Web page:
When great scientists are considered the name of naturalist, geologist and biologist Charles Darwin is often mentioned as among the best. But many in academia will argue that the great Cheikh Anta Diop lost nothing in comparison to Darwin and was perhaps the celebrated Englishman’s superior.
Diop was born on December 29, 1923, in the village of Caytou located in the region of Diourbel, Senegal (approximately 150 km South of Dakar). He was born to a Muslim Wolof family. Part of the peasant class, his family belonged to the African Mouride Islamic sect. Diop grew up in both Koranic and French colonial schools.
At the age of twenty-three, he journeyed to Paris, France to continue advanced studies in physics. Within a very short time, however, he was drawn deeper and deeper into studies relating to the African origins of humanity and civilization.
Once at the Sorbonne University, Diop became involved in the African students’ anticolonial movement, where young intellectuals worked for African independence. He helped organize the first Pan-African Student Congress in Paris in 1951 and in 1956 participated in the First World Congress of Black Writers and Artists in Paris. These movements laid the groundwork for a growing African liberation sentiment, supported by the ideological arguments of Negritude, Marxism, and Pan-Africanism.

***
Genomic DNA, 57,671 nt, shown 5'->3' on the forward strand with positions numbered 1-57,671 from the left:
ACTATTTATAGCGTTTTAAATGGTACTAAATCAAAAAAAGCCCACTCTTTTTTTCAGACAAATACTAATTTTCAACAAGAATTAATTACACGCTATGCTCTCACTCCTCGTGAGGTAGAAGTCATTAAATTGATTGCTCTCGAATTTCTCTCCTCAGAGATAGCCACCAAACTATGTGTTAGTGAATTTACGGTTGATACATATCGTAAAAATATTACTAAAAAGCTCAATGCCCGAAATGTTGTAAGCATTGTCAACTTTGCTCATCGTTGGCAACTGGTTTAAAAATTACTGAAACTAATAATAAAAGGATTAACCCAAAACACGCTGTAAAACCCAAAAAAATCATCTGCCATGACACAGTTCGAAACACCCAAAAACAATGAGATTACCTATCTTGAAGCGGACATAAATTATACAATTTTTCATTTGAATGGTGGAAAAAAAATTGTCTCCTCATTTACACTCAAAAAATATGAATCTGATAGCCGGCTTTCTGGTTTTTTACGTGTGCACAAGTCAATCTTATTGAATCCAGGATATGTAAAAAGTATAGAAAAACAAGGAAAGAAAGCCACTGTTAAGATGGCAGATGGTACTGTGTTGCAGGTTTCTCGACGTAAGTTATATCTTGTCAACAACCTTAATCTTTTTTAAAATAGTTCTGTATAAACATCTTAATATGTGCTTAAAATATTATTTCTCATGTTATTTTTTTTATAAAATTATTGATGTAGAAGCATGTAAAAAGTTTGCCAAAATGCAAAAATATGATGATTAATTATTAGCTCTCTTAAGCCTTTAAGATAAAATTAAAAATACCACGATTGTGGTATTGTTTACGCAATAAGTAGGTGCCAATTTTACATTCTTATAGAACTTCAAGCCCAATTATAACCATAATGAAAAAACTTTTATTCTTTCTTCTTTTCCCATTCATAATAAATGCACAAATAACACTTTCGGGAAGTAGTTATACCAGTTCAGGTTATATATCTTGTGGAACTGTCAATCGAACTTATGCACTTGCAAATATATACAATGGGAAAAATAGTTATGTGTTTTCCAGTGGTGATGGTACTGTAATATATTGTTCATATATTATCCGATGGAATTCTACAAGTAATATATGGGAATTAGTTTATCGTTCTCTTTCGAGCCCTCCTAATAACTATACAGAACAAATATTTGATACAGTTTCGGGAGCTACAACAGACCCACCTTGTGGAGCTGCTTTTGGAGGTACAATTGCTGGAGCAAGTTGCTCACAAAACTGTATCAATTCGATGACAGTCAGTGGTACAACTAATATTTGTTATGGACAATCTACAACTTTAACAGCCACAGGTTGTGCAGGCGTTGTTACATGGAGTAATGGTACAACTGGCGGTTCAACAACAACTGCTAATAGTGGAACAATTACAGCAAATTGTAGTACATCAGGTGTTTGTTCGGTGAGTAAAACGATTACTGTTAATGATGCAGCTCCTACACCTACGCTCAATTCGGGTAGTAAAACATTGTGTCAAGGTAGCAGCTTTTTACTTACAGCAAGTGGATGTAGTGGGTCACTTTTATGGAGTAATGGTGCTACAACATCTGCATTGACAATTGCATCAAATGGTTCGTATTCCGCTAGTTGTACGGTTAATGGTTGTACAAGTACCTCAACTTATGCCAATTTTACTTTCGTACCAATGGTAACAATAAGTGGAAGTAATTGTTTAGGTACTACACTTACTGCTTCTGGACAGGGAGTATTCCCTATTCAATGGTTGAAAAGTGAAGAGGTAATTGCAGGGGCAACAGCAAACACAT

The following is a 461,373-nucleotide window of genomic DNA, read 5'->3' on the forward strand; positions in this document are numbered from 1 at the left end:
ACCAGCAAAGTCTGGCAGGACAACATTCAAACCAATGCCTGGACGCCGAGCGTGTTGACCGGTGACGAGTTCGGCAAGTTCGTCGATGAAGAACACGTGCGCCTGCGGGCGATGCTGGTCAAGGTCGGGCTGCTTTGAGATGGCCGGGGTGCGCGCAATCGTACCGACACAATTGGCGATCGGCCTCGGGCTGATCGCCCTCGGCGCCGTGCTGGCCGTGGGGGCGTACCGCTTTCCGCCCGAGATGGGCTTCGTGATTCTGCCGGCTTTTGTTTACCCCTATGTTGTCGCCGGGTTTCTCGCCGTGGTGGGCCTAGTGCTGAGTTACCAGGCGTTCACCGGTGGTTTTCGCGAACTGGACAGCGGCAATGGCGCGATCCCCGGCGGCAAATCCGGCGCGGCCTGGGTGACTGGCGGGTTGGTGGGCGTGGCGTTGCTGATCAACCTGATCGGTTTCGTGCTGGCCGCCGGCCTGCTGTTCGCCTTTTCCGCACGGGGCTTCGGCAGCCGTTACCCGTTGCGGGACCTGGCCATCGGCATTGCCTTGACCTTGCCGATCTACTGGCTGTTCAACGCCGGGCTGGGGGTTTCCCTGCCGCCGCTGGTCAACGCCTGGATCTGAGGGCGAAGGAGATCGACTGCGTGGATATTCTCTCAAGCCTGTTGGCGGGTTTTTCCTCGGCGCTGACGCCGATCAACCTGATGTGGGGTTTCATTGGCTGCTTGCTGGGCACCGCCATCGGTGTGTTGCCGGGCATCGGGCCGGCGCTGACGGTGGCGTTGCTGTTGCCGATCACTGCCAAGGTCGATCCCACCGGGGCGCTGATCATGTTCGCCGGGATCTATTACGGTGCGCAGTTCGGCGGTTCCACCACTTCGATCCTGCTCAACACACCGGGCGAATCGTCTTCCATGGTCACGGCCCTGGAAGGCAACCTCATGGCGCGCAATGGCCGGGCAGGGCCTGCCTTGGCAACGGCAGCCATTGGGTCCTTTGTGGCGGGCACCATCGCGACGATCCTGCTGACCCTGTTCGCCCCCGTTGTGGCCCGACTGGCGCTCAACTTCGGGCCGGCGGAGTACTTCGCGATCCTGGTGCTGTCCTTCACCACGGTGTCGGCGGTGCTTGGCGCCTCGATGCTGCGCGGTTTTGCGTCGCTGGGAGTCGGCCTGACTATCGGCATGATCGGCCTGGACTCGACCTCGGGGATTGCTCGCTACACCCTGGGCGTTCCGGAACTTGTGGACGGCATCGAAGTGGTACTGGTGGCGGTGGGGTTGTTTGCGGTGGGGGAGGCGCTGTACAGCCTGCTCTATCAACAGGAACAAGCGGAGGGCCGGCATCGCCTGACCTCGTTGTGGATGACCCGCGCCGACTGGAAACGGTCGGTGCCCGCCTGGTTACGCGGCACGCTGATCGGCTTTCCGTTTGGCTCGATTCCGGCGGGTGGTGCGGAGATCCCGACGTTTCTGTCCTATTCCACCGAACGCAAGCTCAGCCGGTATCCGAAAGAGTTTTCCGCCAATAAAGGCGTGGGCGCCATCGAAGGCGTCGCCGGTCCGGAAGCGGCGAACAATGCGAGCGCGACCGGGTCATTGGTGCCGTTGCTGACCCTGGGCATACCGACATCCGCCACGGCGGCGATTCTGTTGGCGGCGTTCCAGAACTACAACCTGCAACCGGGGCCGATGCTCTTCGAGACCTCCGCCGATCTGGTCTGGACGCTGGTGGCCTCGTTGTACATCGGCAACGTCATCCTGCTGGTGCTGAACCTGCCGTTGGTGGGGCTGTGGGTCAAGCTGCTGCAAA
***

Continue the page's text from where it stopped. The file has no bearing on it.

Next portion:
Committed to the richness of African history, Diop’s 1951 Ph.D. dissertation looked into ancient Egyptian history and the influence it had on European culture. At a time when European cultural superiority was the accepted notion, Diop proclaimed that African civilizations were the inspiration and origin of European accomplishments. The Sorbonne rejected his dissertation, yet his work nevertheless received worldwide attention. In 1955 his work was published as Nations negres et culture (Negro Nations and Culture), a publication that would make him one of the most widely known and controversial historians of his era. Partly due to the response to the book, in 1960 Diop was awarded his doctorate by the Sorbonne. That same year, Senegal gained its independence and Diop returned to his home country.
In Senegal, Diop was appointed a research fellow at Institut Fondamental d’Afrique Noire (IFAN) at Dakar University, where he set up a radiocarbon dating laboratory. In 1961 and 1963, he created political opposition parties: Bloc des Masses Sénégalaises and the Front National du Sénégal. These parties opposed the pro-French policies of President Leopold Senghor’s government. The Bloc des Masses was banned in 1963. In response to the dissolution of these parties, Diop founded the Rassemblement National Democratique (RND) in 1976. The RND published the Wolof-language journal, Siggi, of which Diop was the editor.